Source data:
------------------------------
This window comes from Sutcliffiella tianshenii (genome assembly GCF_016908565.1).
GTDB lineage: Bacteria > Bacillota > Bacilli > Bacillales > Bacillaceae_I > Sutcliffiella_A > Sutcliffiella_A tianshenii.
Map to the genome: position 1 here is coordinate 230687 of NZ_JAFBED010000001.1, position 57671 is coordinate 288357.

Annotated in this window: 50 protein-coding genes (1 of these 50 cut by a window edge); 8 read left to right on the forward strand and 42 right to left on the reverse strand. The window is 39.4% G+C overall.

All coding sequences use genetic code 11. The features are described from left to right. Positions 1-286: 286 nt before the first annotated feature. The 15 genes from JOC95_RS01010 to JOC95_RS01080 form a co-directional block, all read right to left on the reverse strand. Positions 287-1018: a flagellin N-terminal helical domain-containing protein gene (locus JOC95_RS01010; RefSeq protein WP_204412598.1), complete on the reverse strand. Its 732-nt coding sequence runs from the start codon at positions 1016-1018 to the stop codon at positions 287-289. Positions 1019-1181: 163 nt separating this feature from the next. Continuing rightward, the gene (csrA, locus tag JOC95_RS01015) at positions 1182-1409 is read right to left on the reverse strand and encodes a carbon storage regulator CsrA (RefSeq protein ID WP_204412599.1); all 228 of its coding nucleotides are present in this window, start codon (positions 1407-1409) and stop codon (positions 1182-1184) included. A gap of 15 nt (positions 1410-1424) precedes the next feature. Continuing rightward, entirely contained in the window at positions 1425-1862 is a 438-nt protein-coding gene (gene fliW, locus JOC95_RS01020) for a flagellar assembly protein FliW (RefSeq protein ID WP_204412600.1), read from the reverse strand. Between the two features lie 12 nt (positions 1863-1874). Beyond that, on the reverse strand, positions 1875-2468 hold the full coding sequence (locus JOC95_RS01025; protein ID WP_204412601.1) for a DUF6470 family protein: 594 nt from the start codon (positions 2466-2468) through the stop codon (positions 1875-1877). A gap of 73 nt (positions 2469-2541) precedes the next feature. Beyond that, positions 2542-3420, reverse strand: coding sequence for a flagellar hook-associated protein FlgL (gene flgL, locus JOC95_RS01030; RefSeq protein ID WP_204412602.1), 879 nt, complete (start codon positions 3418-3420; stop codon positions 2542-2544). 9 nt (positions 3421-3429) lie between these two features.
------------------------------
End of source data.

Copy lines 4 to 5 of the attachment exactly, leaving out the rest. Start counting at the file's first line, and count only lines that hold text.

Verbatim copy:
Annotated in this window: 50 protein-coding genes (1 of these 50 cut by a window edge); 8 read left to right on the forward strand and 42 right to left on the reverse strand. The window is 39.4% G+C overall.

All coding sequences use genetic code 11. The features are described from left to right. Positions 1-286: 286 nt before the first annotated feature. The 15 genes from JOC95_RS01010 to JOC95_RS01080 form a co-directional block, all read right to left on the reverse strand. Positions 287-1018: a flagellin N-terminal helical domain-containing protein gene (locus JOC95_RS01010; RefSeq protein WP_204412598.1), complete on the reverse strand. Its 732-nt coding sequence runs from the start codon at positions 1016-1018 to the stop codon at positions 287-289. Positions 1019-1181: 163 nt separating this feature from the next. Continuing rightward, the gene (csrA, locus tag JOC95_RS01015) at positions 1182-1409 is read right to left on the reverse strand and encodes a carbon storage regulator CsrA (RefSeq protein ID WP_204412599.1); all 228 of its coding nucleotides are present in this window, start codon (positions 1407-1409) and stop codon (positions 1182-1184) included. A gap of 15 nt (positions 1410-1424) precedes the next feature. Continuing rightward, entirely contained in the window at positions 1425-1862 is a 438-nt protein-coding gene (gene fliW, locus JOC95_RS01020) for a flagellar assembly protein FliW (RefSeq protein ID WP_204412600.1), read from the reverse strand. Between the two features lie 12 nt (positions 1863-1874). Beyond that, on the reverse strand, positions 1875-2468 hold the full coding sequence (locus JOC95_RS01025; protein ID WP_204412601.1) for a DUF6470 family protein: 594 nt from the start codon (positions 2466-2468) through the stop codon (positions 1875-1877). A gap of 73 nt (positions 2469-2541) precedes the next feature. Beyond that, positions 2542-3420, reverse strand: coding sequence for a flagellar hook-associated protein FlgL (gene flgL, locus JOC95_RS01030; RefSeq protein ID WP_204412602.1), 879 nt, complete (start codon positions 3418-3420; stop codon positions 2542-2544). 9 nt (positions 3421-3429) lie between these two features.